Tonight the Sarah Tait Spirit Award was presented for the first time ever to joint winners, Jenna O’Hea and Caitlin Thwaites at the 2020 Victorian Institute of Sport Awards.
Like the Award’s namesake, O’Hea and Thwaites were recognised for being inspirations in life as well as in their sports and both are fantastic role models to athletes, both past and present. It was a tough decision for the judging panel and they were impressed by the athletes’ exceptional work to raise awareness for athlete wellbeing.
Thwaites’ glittering 18-year career reached a dazzling finale in 2020 when she helped the Vixens to a very special Suncorp Super Netball Premiership. This included making the transition to goal attack and demonstrating great work ethic off the ball.
When the Melbourne Vixens relocated to Queensland, Thwaites’ well documented previous struggles with anxiety and depression helped her not only overcome the challenges of being in the hub but also inspired her fellow Vixens at a time when personal wellbeing was paramount.
She has spoken publicly about mental health issues and has gone further to explore topics including inclusion, diversity and anti-violence campaigns. She now feels it is her responsibility as a role model to support the greater good and to give back to the community and to the sport.
Thwaites is an Australian representative in two sports (volleyball as well as netball) and while that aspect of her life is coming to an end she continues to help and motivate young people with her contributions to the Netball Victoria Talent Academy, Bushfire Relief Appeal, Lifeline and the Confident Girls Foundation.
“The impact which Caitlin has on team culture is immense. Always ready to lend a helping hand to teammates or provide an ear to listen. This support has extended beyond the border as she has continued to reach out to training partners in Victoria who did not travel to the Queensland hub,” Andy Farrow, VIS Netball Performance Lifestyle Advisor.
“It is an absolute honour to receive this Sarah Tait Spirit Award. It has been an incredibly tough year and for me personally. It has taken the support of so many for me to get through an incredibly hard but very successful season. I would like to thank the VIS, Melbourne Vixens, Netball Victoria, my teammates and my family for all the support they provided not only to our team but especially to me personally,” Thwaites said.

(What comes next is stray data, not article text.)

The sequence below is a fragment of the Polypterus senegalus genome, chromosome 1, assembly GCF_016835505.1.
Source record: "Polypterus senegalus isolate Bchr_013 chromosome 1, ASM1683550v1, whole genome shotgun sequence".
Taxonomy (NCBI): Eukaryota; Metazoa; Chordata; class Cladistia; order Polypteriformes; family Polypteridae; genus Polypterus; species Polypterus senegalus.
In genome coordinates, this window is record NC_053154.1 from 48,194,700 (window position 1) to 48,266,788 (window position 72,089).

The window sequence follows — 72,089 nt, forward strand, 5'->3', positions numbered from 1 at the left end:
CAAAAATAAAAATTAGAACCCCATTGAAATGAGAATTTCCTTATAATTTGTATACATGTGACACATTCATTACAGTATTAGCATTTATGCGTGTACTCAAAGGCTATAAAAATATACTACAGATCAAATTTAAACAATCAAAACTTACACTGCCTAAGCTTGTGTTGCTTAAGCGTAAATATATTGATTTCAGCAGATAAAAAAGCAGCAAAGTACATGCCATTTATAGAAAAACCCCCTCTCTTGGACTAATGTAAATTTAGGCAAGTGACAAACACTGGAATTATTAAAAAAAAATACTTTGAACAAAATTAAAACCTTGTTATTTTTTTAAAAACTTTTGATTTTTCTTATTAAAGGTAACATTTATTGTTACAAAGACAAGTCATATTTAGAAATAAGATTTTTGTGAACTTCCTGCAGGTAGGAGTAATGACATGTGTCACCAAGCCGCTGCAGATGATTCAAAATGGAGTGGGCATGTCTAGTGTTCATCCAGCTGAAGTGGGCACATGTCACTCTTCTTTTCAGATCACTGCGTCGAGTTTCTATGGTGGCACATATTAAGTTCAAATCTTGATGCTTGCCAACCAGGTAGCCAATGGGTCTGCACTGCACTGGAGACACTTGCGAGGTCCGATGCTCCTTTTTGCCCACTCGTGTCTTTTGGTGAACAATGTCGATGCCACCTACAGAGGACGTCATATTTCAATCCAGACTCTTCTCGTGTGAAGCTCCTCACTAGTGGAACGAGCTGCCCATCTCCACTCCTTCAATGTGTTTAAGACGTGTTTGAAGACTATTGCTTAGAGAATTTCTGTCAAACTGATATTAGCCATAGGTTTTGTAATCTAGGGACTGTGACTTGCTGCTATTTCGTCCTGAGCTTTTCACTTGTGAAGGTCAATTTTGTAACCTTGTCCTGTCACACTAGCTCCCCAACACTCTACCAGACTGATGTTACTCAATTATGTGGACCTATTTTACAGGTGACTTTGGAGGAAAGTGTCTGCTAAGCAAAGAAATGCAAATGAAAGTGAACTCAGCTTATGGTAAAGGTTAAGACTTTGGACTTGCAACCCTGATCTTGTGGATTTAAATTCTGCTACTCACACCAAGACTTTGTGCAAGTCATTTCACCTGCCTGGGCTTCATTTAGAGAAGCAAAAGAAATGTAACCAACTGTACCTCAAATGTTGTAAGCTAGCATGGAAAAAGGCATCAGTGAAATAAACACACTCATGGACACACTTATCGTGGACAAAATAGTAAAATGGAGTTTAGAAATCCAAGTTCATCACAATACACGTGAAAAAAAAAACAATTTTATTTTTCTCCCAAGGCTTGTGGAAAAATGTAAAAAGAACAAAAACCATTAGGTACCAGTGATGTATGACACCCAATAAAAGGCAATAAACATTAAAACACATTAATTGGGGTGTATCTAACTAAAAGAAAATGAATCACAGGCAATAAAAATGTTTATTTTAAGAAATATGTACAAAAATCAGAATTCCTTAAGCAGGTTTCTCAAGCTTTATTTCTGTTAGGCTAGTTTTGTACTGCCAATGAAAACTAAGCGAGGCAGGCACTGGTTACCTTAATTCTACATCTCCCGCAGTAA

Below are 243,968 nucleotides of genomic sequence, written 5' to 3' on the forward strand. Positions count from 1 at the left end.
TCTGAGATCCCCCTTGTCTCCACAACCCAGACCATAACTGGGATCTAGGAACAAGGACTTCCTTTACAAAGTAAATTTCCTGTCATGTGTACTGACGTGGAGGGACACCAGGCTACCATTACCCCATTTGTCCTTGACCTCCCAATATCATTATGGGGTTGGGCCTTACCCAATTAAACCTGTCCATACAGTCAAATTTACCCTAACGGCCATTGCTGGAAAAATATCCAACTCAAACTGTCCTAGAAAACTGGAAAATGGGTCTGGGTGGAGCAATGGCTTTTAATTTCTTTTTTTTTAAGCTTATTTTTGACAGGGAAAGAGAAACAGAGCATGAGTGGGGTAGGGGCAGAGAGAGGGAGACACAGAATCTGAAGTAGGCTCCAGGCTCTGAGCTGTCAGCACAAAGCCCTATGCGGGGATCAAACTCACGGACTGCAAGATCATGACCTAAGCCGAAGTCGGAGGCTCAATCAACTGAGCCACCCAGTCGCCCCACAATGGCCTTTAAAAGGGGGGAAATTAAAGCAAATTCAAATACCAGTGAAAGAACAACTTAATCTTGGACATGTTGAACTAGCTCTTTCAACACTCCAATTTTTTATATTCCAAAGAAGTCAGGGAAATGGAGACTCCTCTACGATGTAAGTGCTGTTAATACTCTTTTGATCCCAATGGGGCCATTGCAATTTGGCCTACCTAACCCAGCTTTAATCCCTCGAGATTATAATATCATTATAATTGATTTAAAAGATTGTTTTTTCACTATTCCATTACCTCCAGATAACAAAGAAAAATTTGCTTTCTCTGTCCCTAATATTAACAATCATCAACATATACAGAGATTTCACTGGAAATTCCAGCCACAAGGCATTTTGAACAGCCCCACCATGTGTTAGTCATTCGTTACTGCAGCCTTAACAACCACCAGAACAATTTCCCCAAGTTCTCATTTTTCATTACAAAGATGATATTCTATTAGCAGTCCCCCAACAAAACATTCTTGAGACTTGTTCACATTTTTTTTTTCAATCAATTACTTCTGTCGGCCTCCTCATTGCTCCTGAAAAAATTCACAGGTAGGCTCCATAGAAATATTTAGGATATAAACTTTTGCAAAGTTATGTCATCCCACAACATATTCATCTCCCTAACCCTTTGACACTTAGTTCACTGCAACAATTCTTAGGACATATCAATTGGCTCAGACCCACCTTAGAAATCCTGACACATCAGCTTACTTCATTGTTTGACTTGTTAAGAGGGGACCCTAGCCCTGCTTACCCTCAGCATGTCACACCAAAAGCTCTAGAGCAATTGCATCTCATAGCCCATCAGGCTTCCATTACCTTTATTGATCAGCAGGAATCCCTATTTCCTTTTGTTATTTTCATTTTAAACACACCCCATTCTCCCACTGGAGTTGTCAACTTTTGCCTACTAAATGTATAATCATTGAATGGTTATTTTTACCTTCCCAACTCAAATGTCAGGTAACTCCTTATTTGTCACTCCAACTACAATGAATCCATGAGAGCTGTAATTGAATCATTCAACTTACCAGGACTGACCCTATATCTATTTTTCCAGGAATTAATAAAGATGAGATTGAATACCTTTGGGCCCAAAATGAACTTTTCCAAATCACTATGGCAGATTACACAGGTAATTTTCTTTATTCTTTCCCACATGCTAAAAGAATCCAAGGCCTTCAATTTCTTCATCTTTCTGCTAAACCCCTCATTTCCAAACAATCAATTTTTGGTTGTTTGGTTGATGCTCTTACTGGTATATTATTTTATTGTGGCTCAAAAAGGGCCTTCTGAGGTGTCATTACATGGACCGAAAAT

2020 has been an extraordinarily difficult year for elite athletes but it was even tougher for Australian Opal’s Captain O’Hea who broke a wrist during the WNBL season and worked really hard to return to the court for the Finals.
Although the Southside Flyers had been the best WNBL team all season their two narrow finals losses only motivated the skipper to work harder in preparation for Tokyo, where she was due to lead the Australian Opals.
When COVID sank those plans Jenna threw herself into the new “iso” training regime and was a huge inspiration for not just the players in the Australian squad but for other VIS athletes who she often reaches out to.
O’Hea is passionate about raising awareness of and support for mental health. Through her initiative of personally wanting to donate $100 to Lifeline for each 3 point shot, this was then picked up by the 8 WNBL clubs and the WNBL organisation raising $15,000 and, thus demonstrating an impact beyond herself to the community.
O’Hea is a well-liked regular around the VIS gym and a huge supporter of the other athletes around her. She regularly posts congratulations messages to other VIS athletes on her Instagram when they achieve success and posts mental health messages with links to Lifeline and other support means. O’Hea is also a regular with VIS Sports medicine, utilising the physiotherapy service and working closely with Lead Physiotherapist Steve Hawkins on her wrist rehabilitation.
“It is an honour to have Renae Ingles present this award and an even bigger honour to share this award with Caitlin. 2020 has been a rough year, so to win this award is extra special this year,” O’Hea said. She continued to thank VIS Physiotherapy Lead Steve Hawkins and VIS Strength & Conditioning Coach Ben King for their help this year.
“I’m currently in the Queensland hub for the WNBL trying to win a championship just like Caitlin and the Vixens. And I hope 2020 can be the year for all of us,” O’Hea said.
The Sarah Tait Spirit Award, named after the late rower Sarah Tait, was presented by 2019 Award winner former netball star Renae Ingles and Dr Larissa Trease, Sport & Exercise Physician and Medical Advisor to ASADA. Dr Trease was formerly the Chief Medical Officer to Rowing Australia and worked closely with Tait.
The 2020 Victorian Institute of Awards digital celebration is running over three days from 23 November-25 November, and was continued today with the Open Universities Australia Performance Lifestyle Award.
You can visit our VIS Awards Hub here for more information.